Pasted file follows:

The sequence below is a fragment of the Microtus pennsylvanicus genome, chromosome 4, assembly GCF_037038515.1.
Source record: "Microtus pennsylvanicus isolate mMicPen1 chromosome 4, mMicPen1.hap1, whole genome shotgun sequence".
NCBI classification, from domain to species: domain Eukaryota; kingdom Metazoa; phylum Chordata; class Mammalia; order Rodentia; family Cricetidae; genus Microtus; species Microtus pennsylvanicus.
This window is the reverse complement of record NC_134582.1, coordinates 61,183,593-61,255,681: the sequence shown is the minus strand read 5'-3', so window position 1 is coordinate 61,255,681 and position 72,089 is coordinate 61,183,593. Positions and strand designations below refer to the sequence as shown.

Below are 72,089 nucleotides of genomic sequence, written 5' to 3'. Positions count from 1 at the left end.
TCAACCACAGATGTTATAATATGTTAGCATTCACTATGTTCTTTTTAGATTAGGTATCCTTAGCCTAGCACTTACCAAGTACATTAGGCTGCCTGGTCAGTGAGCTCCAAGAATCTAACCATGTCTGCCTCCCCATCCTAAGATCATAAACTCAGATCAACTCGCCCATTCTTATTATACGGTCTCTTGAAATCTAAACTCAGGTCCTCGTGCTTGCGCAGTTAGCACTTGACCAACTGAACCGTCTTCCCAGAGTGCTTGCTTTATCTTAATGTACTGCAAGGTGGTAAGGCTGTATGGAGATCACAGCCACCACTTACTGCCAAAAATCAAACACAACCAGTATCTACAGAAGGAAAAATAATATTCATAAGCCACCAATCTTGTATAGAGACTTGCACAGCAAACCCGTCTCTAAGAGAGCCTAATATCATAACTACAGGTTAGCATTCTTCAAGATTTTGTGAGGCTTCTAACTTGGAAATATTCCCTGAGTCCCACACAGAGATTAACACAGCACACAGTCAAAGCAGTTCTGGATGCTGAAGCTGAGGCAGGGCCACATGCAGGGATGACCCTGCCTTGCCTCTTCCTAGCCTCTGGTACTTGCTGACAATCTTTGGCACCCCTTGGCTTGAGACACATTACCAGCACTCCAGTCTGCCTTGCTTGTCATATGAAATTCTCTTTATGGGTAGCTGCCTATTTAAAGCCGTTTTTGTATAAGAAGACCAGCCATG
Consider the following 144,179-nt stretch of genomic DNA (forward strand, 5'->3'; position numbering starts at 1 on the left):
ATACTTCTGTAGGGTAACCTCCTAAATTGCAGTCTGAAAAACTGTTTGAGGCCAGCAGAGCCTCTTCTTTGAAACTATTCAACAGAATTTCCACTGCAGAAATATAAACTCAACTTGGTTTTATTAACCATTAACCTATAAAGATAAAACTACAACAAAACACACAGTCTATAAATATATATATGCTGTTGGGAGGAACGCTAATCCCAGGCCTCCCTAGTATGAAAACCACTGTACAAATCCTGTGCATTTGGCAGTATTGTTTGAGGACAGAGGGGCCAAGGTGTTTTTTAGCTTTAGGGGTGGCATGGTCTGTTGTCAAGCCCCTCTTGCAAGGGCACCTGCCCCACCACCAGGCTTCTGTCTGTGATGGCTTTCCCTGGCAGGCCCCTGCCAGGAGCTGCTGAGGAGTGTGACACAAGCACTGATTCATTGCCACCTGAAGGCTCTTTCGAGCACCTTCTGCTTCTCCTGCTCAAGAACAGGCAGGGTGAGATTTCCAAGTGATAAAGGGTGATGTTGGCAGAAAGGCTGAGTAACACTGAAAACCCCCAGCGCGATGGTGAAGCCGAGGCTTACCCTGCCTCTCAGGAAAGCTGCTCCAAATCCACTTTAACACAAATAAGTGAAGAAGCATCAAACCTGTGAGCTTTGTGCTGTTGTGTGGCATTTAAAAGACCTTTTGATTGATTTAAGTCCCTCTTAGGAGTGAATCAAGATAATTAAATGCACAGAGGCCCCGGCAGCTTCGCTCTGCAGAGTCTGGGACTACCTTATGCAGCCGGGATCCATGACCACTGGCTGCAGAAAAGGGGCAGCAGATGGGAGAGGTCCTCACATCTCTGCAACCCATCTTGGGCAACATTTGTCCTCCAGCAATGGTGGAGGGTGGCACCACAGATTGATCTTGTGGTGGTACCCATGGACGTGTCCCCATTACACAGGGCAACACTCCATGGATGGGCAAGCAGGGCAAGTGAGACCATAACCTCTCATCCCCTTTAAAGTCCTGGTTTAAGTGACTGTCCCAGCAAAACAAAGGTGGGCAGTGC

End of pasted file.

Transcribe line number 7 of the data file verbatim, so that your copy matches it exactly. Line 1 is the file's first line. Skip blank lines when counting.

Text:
Consider the following 144,179-nt stretch of genomic DNA (forward strand, 5'->3'; position numbering starts at 1 on the left):